— Six Californias (@SixCalifornias) July 15, 2014
Venture capitalist Tim Draper said he’s submitted the 1.3 million signatures to get an initiative on the ballot in 2016 that would split California into six separate states.
Draper’s argument is that California state government needs a reboot and that it needs to be broken into smaller, more responsive political bodies because 38 million people is just too many people to have under a single state government. He points out that the state’s K-12 education has dropped to the country’s bottom decile and that state’s infrastructure spending has declined dramatically over the last generation.
Well, I don’t really know what to say. But there are two big considerations.
1) Congressional approval. Would the U.S. Senate decide that it wanted to add 10 more senators? There’s a discussion of both the state and federal hurdles that they initiative would have to overcome if it passed here.
2) Water rights. Los Angeles and the San Francisco Bay Area are net importers of water from more rural regions of the state. Other critics have pointed out that breaking the state apart would increase socioeconomic inequities between the different regions, but Draper says that it’s the poorest states that the initiative seems to poll the best in. Perhaps the other states could charge a whole lot more for water access to fund their infrastructure and schools.
This is not to mention how you’d break the state university and prison system apart or how you would fund a proposed high speed rail line from the Bay Area to Los Angeles. Or how you would split the state’s long-term liabilities, which added up to $354.5 billion in the beginning of this year.
You can read the full legislative analyst’s report below here:
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That said, could the greater San Francisco Bay Area and Silicon Valley benefit from stronger regional governance?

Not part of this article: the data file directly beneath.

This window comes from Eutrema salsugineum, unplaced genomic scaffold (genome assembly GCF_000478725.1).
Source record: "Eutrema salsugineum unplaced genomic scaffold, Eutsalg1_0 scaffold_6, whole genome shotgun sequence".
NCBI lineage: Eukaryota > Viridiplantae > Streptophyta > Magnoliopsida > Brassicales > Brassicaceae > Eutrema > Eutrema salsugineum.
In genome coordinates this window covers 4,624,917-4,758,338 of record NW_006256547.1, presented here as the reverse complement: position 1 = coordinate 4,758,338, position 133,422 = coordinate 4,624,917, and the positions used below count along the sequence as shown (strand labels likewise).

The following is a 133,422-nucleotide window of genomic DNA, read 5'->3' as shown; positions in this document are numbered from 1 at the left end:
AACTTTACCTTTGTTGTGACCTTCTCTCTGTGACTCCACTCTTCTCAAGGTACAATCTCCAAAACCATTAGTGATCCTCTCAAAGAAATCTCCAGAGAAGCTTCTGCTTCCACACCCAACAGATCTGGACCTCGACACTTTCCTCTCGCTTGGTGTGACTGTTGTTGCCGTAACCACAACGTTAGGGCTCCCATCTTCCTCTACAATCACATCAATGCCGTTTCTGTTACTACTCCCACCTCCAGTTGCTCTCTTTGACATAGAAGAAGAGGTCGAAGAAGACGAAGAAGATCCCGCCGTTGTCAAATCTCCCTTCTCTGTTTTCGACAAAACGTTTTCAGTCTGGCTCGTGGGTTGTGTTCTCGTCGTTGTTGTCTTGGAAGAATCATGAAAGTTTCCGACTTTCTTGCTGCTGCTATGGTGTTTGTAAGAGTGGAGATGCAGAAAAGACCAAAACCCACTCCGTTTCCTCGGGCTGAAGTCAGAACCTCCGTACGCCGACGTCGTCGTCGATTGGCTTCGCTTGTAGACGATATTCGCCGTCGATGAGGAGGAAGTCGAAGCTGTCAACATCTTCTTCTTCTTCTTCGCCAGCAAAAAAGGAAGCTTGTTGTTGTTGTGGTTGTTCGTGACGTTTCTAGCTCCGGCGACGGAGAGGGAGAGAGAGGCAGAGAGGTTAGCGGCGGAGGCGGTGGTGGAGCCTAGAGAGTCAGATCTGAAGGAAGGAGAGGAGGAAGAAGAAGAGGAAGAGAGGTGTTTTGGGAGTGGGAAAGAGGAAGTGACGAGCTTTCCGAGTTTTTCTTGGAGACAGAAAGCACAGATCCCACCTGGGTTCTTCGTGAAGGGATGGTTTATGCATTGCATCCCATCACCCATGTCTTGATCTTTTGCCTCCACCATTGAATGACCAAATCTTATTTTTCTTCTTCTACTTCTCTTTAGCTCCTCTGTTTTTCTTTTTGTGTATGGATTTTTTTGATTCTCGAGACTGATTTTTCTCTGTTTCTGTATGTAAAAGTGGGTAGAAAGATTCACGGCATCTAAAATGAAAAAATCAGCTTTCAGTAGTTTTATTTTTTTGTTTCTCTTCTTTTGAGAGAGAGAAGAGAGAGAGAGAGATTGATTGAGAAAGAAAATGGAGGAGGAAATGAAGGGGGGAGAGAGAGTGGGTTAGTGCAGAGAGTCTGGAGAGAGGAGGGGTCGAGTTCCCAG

Yes. We have 101 municipalities, nine counties, at least 10 different overlapping public bus and rail systems each making their own decisions, which has led us to the affordability crisis we face today. Some of the problems he’s pointed out in earlier interviews are the result of exceptionally fragmented governance.
Draper also conflates a lot of the factors leading to the state’s poor K-12 performance. For one, about a fifth of the students in the state’s public schools are English language learners, which is a problem that more ethnically homogeneous states don’t face.
Furthermore, it’s the very ballot initiative process that Draper is using to push Six Californias, which has made school funding and governance increasingly confounding over the last three to four decades. Remember 1978’s Prop. 13, which gutted property tax revenues funding the state school system? Or 1988’s Prop. 98, which tried to stabilize state funding for public schools but didn’t specify where that funding would come from? Or 1990’s Prop. 111, which tried to make Prop. 98’s school funding rules more flexible so that the state legislature could pass budgets?
Here’s a question. Would any of the six proposed Californias inherit the direct democracy system which has so beleaguered their parent state?